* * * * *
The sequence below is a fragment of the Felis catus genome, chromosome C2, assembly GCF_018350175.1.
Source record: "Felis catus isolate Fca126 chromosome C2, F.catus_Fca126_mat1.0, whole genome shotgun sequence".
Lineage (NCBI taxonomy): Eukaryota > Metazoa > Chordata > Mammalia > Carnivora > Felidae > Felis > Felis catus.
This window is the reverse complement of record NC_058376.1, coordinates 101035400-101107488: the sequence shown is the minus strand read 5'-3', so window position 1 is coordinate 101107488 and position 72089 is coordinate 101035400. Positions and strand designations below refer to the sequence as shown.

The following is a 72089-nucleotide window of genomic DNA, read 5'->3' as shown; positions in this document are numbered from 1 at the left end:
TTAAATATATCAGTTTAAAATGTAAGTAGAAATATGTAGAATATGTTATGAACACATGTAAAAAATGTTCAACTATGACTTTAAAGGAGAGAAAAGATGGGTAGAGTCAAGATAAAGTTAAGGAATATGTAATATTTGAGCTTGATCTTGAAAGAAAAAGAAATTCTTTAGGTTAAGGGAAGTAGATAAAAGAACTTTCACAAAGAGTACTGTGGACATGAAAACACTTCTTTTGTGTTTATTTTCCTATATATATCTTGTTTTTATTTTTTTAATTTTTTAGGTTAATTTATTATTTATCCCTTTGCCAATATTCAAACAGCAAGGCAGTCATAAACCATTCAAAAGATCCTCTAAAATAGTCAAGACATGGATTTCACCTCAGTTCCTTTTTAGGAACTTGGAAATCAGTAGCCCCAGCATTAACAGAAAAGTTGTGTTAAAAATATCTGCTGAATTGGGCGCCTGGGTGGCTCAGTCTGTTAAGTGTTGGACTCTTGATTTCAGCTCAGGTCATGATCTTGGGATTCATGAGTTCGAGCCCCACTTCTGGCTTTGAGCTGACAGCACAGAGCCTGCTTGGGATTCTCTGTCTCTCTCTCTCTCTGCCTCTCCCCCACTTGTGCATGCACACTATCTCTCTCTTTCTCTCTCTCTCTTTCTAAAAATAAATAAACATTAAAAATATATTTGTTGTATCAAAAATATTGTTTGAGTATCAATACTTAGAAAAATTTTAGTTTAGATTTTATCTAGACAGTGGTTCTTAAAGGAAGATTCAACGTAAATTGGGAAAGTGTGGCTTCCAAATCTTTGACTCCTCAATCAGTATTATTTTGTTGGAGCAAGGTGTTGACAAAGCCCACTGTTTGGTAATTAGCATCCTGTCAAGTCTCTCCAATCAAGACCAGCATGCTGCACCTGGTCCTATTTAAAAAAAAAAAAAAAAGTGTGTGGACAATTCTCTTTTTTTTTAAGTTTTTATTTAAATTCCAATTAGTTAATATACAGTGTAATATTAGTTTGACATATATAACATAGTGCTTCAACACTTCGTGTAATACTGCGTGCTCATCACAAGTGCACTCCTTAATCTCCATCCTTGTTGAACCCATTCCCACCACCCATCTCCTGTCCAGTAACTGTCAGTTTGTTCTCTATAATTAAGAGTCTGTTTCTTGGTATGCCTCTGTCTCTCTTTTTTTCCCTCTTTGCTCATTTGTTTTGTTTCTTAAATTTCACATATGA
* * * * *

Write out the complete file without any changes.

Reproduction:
The sequence below is a fragment of the Felis catus genome, chromosome C2, assembly GCF_018350175.1.
Source record: "Felis catus isolate Fca126 chromosome C2, F.catus_Fca126_mat1.0, whole genome shotgun sequence".
Lineage (NCBI taxonomy): Eukaryota > Metazoa > Chordata > Mammalia > Carnivora > Felidae > Felis > Felis catus.
This window is the reverse complement of record NC_058376.1, coordinates 101035400-101107488: the sequence shown is the minus strand read 5'-3', so window position 1 is coordinate 101107488 and position 72089 is coordinate 101035400. Positions and strand designations below refer to the sequence as shown.

The following is a 72089-nucleotide window of genomic DNA, read 5'->3' as shown; positions in this document are numbered from 1 at the left end:
TTAAATATATCAGTTTAAAATGTAAGTAGAAATATGTAGAATATGTTATGAACACATGTAAAAAATGTTCAACTATGACTTTAAAGGAGAGAAAAGATGGGTAGAGTCAAGATAAAGTTAAGGAATATGTAATATTTGAGCTTGATCTTGAAAGAAAAAGAAATTCTTTAGGTTAAGGGAAGTAGATAAAAGAACTTTCACAAAGAGTACTGTGGACATGAAAACACTTCTTTTGTGTTTATTTTCCTATATATATCTTGTTTTTATTTTTTTAATTTTTTAGGTTAATTTATTATTTATCCCTTTGCCAATATTCAAACAGCAAGGCAGTCATAAACCATTCAAAAGATCCTCTAAAATAGTCAAGACATGGATTTCACCTCAGTTCCTTTTTAGGAACTTGGAAATCAGTAGCCCCAGCATTAACAGAAAAGTTGTGTTAAAAATATCTGCTGAATTGGGCGCCTGGGTGGCTCAGTCTGTTAAGTGTTGGACTCTTGATTTCAGCTCAGGTCATGATCTTGGGATTCATGAGTTCGAGCCCCACTTCTGGCTTTGAGCTGACAGCACAGAGCCTGCTTGGGATTCTCTGTCTCTCTCTCTCTCTGCCTCTCCCCCACTTGTGCATGCACACTATCTCTCTCTTTCTCTCTCTCTCTTTCTAAAAATAAATAAACATTAAAAATATATTTGTTGTATCAAAAATATTGTTTGAGTATCAATACTTAGAAAAATTTTAGTTTAGATTTTATCTAGACAGTGGTTCTTAAAGGAAGATTCAACGTAAATTGGGAAAGTGTGGCTTCCAAATCTTTGACTCCTCAATCAGTATTATTTTGTTGGAGCAAGGTGTTGACAAAGCCCACTGTTTGGTAATTAGCATCCTGTCAAGTCTCTCCAATCAAGACCAGCATGCTGCACCTGGTCCTATTTAAAAAAAAAAAAAAAAGTGTGTGGACAATTCTCTTTTTTTTTAAGTTTTTATTTAAATTCCAATTAGTTAATATACAGTGTAATATTAGTTTGACATATATAACATAGTGCTTCAACACTTCGTGTAATACTGCGTGCTCATCACAAGTGCACTCCTTAATCTCCATCCTTGTTGAACCCATTCCCACCACCCATCTCCTGTCCAGTAACTGTCAGTTTGTTCTCTATAATTAAGAGTCTGTTTCTTGGTATGCCTCTGTCTCTCTTTTTTTCCCTCTTTGCTCATTTGTTTTGTTTCTTAAATTTCACATATGA